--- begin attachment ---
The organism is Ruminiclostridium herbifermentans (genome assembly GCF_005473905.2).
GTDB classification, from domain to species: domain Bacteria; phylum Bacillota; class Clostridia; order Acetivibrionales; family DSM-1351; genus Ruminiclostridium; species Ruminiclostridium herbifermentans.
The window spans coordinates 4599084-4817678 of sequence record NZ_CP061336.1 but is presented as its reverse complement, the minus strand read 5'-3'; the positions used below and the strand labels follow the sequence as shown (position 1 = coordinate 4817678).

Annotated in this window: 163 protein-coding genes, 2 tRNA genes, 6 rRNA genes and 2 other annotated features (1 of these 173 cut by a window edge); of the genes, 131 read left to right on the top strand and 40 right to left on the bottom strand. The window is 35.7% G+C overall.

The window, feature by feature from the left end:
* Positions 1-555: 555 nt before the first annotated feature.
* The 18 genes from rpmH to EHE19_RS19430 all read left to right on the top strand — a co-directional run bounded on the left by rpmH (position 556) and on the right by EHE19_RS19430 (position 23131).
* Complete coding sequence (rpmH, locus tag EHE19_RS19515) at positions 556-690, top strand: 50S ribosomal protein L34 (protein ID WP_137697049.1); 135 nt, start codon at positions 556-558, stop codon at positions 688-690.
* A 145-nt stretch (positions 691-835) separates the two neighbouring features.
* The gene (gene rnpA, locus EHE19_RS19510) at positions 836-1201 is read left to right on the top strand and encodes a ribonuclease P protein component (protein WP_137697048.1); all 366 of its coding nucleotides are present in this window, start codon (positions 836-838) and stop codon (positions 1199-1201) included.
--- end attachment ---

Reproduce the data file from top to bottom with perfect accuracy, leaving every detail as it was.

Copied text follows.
The organism is Ruminiclostridium herbifermentans (genome assembly GCF_005473905.2).
GTDB classification, from domain to species: domain Bacteria; phylum Bacillota; class Clostridia; order Acetivibrionales; family DSM-1351; genus Ruminiclostridium; species Ruminiclostridium herbifermentans.
The window spans coordinates 4599084-4817678 of sequence record NZ_CP061336.1 but is presented as its reverse complement, the minus strand read 5'-3'; the positions used below and the strand labels follow the sequence as shown (position 1 = coordinate 4817678).

Annotated in this window: 163 protein-coding genes, 2 tRNA genes, 6 rRNA genes and 2 other annotated features (1 of these 173 cut by a window edge); of the genes, 131 read left to right on the top strand and 40 right to left on the bottom strand. The window is 35.7% G+C overall.

The window, feature by feature from the left end:
* Positions 1-555: 555 nt before the first annotated feature.
* The 18 genes from rpmH to EHE19_RS19430 all read left to right on the top strand — a co-directional run bounded on the left by rpmH (position 556) and on the right by EHE19_RS19430 (position 23131).
* Complete coding sequence (rpmH, locus tag EHE19_RS19515) at positions 556-690, top strand: 50S ribosomal protein L34 (protein ID WP_137697049.1); 135 nt, start codon at positions 556-558, stop codon at positions 688-690.
* A 145-nt stretch (positions 691-835) separates the two neighbouring features.
* The gene (gene rnpA, locus EHE19_RS19510) at positions 836-1201 is read left to right on the top strand and encodes a ribonuclease P protein component (protein WP_137697048.1); all 366 of its coding nucleotides are present in this window, start codon (positions 836-838) and stop codon (positions 1199-1201) included.